You are cordially invited to spend a delightful, virtual visit with Tim Lewis PhD on Tuesday, May 4, 2021 from Noon to 1pm! In addition to being University of St. Thomas Associate Vice President for Global Learning and Strategy and Biology Professor, Dr. Lewis has written a witty, informational, scientific, and loving book all about dogs.
Associate Vice Provost, Director of Libraries and author reading host Dan Gjelten has this to say about Tim’s work:
“His book, Biology of Dogs is written for laypeople and is in Tim’s voice, full of both expertise and humor (hinted at by the book’s subtitle: “From Gonads Through Guts to Ganglia” – you may not have heard the word “gonads” since you were a thirteen year old.) Tim’s presentations are always engaging, making him a popular speaker, and will leave attendees thinking more like a scientist and understanding their pets a bit better. Also, Tim actually loves dogs, and probably turtles, too.”
Here’s the Zoom Link – We hope you will join the conversation!
A film of the St. Thomas campus from 1924. An audio recording of a commencement address given by Hubert Humphrey. Footage of early television episodes produced by St. Thomas. These are just a few of the many audio-visual treasures saved as a part of the University Archives’ audio and visual collections.
Audio–visual materials present unique challenges to archivists to preserve and make available over time. The devices required for playback for some recordings become obsolete (for example: reel-to-reel audiotape players and VCRs). Additionally, the chemical composition of the physical media on which they are stored (motion picture film, audio and video tape) may deteriorate resulting in loss of the recording. The conversion to and maintenance of digital format is the only way to ensure that these recordings can be preserved over time. The University Archives has undertaken several projects to reformat some of our most at risk materials to a digital format. But up to now, visitors and researchers have still been required to come to our physical reading room to view/listen to these recordings stored on DVDs and hard drives.
In 2019, the Libraries began the search to find a solution to make our audio-visual collection more readily available to users and to help ensure their preservation for the future. Our investigation led us to the Elevator media asset management software (developed by the University of Minnesota). In addition to making the collections viewable to users via the web, the software automatically allows for the conversion from a digital file’s original format to the most current standard.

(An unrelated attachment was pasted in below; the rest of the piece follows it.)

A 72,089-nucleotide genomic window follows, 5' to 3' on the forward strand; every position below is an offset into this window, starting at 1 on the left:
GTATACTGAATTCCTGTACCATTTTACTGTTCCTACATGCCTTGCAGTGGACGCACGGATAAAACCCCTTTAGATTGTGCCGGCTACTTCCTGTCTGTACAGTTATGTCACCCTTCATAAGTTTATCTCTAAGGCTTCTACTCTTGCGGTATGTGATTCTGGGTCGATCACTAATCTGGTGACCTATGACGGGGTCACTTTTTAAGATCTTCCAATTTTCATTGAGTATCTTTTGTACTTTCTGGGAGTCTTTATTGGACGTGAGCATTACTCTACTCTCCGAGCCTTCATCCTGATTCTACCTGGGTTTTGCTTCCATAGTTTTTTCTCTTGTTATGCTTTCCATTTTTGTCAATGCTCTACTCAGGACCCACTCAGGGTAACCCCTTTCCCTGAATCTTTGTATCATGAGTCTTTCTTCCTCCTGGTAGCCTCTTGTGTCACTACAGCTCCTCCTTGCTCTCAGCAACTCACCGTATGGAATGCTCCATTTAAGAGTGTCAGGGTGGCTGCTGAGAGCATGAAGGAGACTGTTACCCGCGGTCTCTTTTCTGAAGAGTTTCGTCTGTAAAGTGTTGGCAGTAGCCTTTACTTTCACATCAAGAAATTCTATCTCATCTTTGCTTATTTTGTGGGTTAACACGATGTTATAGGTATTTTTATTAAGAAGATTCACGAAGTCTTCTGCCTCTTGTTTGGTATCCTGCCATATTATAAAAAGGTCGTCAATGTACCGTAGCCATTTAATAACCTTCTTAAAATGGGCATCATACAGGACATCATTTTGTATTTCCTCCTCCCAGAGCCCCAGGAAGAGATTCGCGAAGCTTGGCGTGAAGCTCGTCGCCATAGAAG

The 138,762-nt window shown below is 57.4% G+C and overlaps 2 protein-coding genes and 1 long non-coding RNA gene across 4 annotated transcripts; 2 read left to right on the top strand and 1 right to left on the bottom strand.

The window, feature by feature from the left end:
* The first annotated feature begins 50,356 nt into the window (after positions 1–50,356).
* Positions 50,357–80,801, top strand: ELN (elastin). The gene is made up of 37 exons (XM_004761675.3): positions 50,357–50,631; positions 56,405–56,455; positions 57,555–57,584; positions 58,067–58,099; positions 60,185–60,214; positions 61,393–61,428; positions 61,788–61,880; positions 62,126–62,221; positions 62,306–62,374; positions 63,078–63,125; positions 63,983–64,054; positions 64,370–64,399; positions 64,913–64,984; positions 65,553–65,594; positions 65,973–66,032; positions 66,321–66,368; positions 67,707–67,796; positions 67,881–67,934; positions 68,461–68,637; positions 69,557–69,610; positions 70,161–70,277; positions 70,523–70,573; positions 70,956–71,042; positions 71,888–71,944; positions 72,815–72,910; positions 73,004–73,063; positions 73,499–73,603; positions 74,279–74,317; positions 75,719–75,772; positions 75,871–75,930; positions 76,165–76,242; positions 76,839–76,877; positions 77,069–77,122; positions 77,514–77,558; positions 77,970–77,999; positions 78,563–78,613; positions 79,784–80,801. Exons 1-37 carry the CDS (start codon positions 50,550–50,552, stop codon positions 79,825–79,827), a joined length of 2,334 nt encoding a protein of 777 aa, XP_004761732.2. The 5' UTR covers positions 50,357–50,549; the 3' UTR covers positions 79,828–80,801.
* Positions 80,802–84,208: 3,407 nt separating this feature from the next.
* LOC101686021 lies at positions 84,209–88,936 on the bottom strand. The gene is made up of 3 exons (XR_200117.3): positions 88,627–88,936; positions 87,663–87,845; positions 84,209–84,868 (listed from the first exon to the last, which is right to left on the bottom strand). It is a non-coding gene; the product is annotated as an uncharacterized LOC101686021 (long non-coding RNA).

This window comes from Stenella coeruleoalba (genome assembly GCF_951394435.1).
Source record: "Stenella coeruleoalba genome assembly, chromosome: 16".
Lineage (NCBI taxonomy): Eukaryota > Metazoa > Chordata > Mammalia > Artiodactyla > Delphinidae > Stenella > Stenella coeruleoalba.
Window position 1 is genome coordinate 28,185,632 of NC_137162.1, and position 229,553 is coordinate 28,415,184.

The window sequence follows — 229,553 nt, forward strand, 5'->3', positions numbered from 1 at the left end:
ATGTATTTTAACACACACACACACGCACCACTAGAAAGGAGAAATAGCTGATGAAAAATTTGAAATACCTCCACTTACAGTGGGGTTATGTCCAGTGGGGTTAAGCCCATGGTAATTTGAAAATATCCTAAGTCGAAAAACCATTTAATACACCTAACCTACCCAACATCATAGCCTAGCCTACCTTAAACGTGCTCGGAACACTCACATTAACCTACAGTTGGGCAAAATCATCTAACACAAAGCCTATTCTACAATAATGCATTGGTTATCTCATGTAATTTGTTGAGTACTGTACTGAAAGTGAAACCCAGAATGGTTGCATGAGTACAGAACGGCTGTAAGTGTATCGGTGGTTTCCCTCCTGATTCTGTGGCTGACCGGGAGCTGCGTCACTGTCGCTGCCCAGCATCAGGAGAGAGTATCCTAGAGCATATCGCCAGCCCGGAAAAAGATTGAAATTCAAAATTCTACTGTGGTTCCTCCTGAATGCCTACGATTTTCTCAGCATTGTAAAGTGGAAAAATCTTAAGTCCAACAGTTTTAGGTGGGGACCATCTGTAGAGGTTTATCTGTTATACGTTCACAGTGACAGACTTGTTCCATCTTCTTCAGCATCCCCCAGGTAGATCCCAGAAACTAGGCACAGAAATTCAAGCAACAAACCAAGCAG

In the Spring of 2020, a pilot project to describe and ingest a collection of previously reformatted and born-digital recordings into Elevator was initiated. The results of this project can now be seen in the University Archives Audio Visual Collection ( https://elevator.stthomas.edu/ ). This collection contains over 150 films, speeches and musical recordings from our holdings.
Currently, we are working on new projects relating to the Archives holdings from the Athletics Department. We hope to partner with other departments on campus to bring their media files to a larger audience in the future. Check back soon to view what is new!
You’re invited to celebrate with us! It’s National Library Week and we hope you’ll enjoy the activities and featured services – the ever-popular Online Trivia Contest; Online Bingo, Coloring Pages, and Jigsaw Puzzles; Music and Media offerings; learn about our new Peer Research Assistants; and a special noon hour session with CAPS doctoral interns on Wednesday, April 7 on the Power of Sleep – REGISTER HERE to receive the Zoom link.
Look for our purple library tent during the week (Tuesday, April 6 through Friday, April 9) and stop by to pick up a goodie bag and ask anything you’d like! We’re here to help and want you to have a great end-of-semester — and a fun Library Week!
For more information about the April 7 Power of Sleep conversation with the interns, please read here!
About National Library Week:
The American Library Association in conjunction with the National Book Committee sponsored the first National Library Week in 1958 as a response to a 1957 survey that found that only 17% of Americans were currently reading a book. National Library Week continues as an annual event that promotes libraries of all types across the United States.
Libraries continue to grow beyond their original perception as repositories of books and computer banks to their current position as recognized community and cultural centers that promote learning and social connection. Libraries are often seen as the heart of their community, whether it’s a small town, a city, or a university campus.